325 mesh | 3D Design | 3D Printer | 3D Slicer | 3D-Printed Clay | 3D-Printing | Abrasion Ceramics | Acidic Oxides | Agglomeration | Alkali | Alkaline Earths | Amorphous | Apparent porosity | Ball milling | Bamboo Glaze | Base Glaze | Base-Coat Dipping Glaze | Basic Oxides | Batch Recipe | Bisque | Bit Image | Black Coring | Bleeding colors | Blisters | Bloating | Blunging | Bone China | Borate | Boron Blue | Boron Frit | Borosilicate | Breaking Glaze | Brushing Glaze | Buff stoneware | Calcination | Calculated Thermal Expansion | Candling | Carbon Burnout | Carbon trap glazes | CAS Numbers | Casting-Jiggering | Celadon Glaze | Ceramic | Ceramic Binder | Ceramic Decals | Ceramic Glaze | Ceramic Ink | Ceramic Material | Ceramic Oxide | Ceramic Slip | Ceramic Stain | Ceramic Tile | Ceramics | Characterization | Chemical Analysis | Chromaticity | Clay | Clay body | Clay Body Porosity | Clay Stiffness | Co-efficient of Thermal Expansion | Code Numbering | Coil pottery | Colloid | Colorant | Cone | Cone 1 | Cone plaque | Copper Red | Cordierite Ceramics | Crackle glaze | Crawling | Crazing | Cristobalite | Cristobalite Inversion | Crucible | Crystalline glazes | Crystallization | Cuerda Seca | Cutlery Marking | De-Airing Pugmill | Decomposition | Deflocculation | Deoxylidration | Digitalfire Foresight | Digitalfire Insight | Digitalfire Reference Library | Dimpled glaze | Dip Glazing | Dipping Glaze | Dishwasher Safe | Dolomite Matte | Drop-and-Soak Firing | Drying Crack | Drying Performance | Drying Shrinkage | Dunting | Dust Pressing | Earthenware | Efflorescence | Encapsulated Stains | Engobe | Eutectic | Fast Fire Glazes | Fat Glaze | Feldspar Glazes | Firebrick | Fireclay | Fired Strength | Firing Schedule | Firing Shrinkage | Flameware | Flashing | Flocculation | Fluid Melt Glazes | Flux | Food Safe | Foot Ring | Forming Method | Formula Ratios | Formula Weight | Frit | Fritware | Functional | GHS Safety Data Sheets | Glass vs. Crystalline | Glass-Ceramic Glazes | Glaze Bubbles | Glaze Chemistry | Glaze Compression | Glaze Durability | Glaze fit | Glaze Gelling | Glaze Layering | Glaze Mixing | Glaze Recipes | Glaze Shrinkage | Glaze thickness | Globally Harmonized Data Sheets | | Green Strength | Grog | Gunmetal glaze | Handles | High Temperature Glaze | Hot Pressing | Incised decoration | Ink Jet Printing | Inside-only Glazing | Insight-Live | Interface | Iron Red Glaze | Jasper Ware | Jiggering | Kaki | Kiln Controller | Kiln Firing | Kiln fumes | Kiln venting system | Kiln Wash | Kovar Metal | Laminations | Leaching | Lead in Ceramic Glazes | Leather hard | Lime Popping | Limit Formula | Limit Recipe | Liner Glaze | LOI | Low Temperature Glaze Recipes | Lustre Colors | Majolica | Marbling | Material Substitution | Matte Glaze | Maturity | Maximum Density | MDT | Mechanism | Medalta Potteries, Medalta Stoneware | Medium Temperature Glaze | Melt Fluidity | Melting Temperature | Metallic Glazes | Micro Organisms | Microwave Safe | Mineralogy | Mocha glazes | Mohs Hardness | Mole% | Monocottura | Mosaic Tile | Mottled | Mullite Crystals | Native Clay | Non Oxide Ceramics | Oil-spot glaze | Once fire glazing | Opacifier | Opacity | Ovenware | Overglaze | Oxidation Firing | Oxide Formula | Oxide Interaction | Oxide System | Particle orientation | Particle Size Distribution | PCE | Permeability | Phase change | Phase Diagram | Phase Separation | Physical Testing | Pinholing | Plainsman Clays | Plaster Bat | Plaster table | Plasticine | Plasticity | Plucking | Porcelain | Porcelaineous Stoneware | Pour Glazing | Precipitation | Primary Clay | Primitive Firing | Production Setup | Propane | Propeller Mixer | Pyroceramics | Pyroceramics | Quartz Inversion | Raku | Reactive Glazes | Reduction Firing | Reduction Speckle | Refiring Ceramics | Refractory | Refractory Ceramic Coatings | Representative Sample | Respirable Crystalline Silica | Rheology | Rutile Glaze | Salt firing | Sanitary ware | Sculpture | Secondary Clay | Shino Glazes | Shivering | Sieve | Silica:Alumina Ratio (SiO2:Al2O3) | Silk screen printing | Sintering | Slaking | Slip Casting | Slip Trailing | Soaking | Soluble colors | Soluble Salts | Specific gravity | Splitting | Spray Glazing | Stain Medium | Stoneware | Stull Chart | Sulfate Scum | Sulfates | Surface Area | Surface Tension | Suspension | Tapper Clay | Tenmoku | Terra cotta | Terra Sigilatta | Test Kiln | Theoretical Material | Thermal Conductivity | Thermal shock | Thermocouple | Thixotropy | Tony Hansen | Toxicity | Tranlucency | Translucency | Transparent Glazes | Triaxial Glaze Blending | Ultimate Particles | Underglaze | Unity Formula | Upwork | Viscosity | Vitreous | Vitrification | Volatiles | Warping | Water in Ceramics | Water Smoking | Water Solubility | Wedging | Whiteware | Wood Ash Glaze | Wood Firing | Zero3 | Zeta Potential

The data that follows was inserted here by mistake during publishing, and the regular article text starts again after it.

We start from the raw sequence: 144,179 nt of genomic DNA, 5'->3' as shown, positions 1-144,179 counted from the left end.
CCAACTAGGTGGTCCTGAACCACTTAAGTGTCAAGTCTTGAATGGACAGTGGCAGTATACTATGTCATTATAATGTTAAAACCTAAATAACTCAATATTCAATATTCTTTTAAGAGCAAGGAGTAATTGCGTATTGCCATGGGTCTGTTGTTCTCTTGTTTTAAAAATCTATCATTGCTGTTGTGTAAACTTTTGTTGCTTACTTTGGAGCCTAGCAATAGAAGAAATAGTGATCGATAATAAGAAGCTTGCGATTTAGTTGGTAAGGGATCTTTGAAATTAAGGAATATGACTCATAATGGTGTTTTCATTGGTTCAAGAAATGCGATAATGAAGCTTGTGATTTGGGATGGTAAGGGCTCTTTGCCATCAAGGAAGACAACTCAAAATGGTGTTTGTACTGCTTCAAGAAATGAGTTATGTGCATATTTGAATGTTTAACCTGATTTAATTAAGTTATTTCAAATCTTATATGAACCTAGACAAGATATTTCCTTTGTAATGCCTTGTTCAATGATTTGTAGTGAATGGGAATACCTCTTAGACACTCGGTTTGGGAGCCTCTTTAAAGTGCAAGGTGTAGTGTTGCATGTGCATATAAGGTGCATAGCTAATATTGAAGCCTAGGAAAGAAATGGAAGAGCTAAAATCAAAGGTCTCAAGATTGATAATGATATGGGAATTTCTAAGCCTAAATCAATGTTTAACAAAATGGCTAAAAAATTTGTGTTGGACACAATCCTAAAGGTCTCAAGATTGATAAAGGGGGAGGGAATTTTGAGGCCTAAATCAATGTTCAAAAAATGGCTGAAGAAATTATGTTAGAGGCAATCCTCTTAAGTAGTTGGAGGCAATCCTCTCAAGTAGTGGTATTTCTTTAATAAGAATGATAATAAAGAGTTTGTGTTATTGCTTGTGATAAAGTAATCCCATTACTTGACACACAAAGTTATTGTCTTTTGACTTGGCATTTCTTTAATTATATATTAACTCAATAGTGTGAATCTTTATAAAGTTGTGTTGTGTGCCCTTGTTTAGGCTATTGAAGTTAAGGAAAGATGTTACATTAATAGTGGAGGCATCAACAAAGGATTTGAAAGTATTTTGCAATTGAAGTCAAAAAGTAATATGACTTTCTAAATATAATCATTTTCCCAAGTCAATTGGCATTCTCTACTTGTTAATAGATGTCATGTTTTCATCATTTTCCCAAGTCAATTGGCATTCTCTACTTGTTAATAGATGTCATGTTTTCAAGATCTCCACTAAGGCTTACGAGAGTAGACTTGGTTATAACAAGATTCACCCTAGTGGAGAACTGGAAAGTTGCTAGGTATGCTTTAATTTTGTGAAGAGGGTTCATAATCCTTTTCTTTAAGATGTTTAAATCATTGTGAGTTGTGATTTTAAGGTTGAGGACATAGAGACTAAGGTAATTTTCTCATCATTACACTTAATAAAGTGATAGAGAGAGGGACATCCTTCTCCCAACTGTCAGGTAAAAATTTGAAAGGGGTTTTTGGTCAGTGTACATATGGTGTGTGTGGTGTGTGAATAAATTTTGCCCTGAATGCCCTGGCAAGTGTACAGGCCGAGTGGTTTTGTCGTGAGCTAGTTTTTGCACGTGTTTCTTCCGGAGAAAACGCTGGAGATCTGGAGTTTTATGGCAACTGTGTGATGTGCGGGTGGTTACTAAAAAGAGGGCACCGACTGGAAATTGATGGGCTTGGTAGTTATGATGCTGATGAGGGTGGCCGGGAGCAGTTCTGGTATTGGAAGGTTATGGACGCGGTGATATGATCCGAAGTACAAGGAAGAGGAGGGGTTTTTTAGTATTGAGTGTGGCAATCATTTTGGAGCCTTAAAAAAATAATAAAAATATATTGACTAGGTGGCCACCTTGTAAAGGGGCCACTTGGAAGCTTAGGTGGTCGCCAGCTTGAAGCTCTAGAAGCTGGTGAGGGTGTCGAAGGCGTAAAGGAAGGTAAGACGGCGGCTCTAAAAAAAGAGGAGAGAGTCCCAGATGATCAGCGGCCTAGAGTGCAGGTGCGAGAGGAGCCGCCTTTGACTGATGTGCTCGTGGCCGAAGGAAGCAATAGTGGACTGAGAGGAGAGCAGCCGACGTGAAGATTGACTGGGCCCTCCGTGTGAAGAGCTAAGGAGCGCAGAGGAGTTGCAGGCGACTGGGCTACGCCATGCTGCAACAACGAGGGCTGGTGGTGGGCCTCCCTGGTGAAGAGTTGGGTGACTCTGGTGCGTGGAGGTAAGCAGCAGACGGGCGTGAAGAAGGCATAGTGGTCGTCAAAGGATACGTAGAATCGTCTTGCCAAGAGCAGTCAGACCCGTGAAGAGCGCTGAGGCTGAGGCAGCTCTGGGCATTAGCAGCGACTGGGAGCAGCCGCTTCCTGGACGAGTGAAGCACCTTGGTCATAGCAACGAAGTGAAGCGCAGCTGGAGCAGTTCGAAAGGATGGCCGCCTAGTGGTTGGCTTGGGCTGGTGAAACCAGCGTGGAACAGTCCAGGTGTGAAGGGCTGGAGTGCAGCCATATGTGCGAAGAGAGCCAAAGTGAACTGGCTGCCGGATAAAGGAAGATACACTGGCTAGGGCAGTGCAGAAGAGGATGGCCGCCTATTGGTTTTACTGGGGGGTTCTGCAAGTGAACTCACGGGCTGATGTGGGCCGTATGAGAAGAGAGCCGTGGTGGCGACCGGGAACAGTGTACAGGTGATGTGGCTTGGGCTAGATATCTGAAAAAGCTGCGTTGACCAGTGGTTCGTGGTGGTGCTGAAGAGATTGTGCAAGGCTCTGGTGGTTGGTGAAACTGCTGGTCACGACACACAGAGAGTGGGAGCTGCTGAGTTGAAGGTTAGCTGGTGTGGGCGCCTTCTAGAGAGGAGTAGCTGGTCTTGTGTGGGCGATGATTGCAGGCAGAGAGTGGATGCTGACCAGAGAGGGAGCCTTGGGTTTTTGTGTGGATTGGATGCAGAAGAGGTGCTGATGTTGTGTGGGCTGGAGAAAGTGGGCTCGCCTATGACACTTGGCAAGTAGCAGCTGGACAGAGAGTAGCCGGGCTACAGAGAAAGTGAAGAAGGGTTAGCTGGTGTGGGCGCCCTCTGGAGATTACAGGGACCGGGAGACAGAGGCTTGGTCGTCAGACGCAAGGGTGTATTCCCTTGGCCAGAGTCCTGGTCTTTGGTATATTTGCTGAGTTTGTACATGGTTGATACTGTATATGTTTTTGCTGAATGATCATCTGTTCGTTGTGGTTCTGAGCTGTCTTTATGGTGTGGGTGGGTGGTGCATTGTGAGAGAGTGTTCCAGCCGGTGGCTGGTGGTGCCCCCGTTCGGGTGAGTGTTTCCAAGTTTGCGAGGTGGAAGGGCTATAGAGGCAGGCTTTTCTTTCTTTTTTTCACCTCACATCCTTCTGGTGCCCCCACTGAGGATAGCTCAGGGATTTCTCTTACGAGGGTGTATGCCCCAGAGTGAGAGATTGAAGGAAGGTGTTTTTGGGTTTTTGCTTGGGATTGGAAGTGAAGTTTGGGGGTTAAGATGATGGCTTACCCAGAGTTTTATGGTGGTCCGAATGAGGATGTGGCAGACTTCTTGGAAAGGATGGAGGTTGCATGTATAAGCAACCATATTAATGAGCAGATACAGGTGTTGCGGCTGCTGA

Glossy Glaze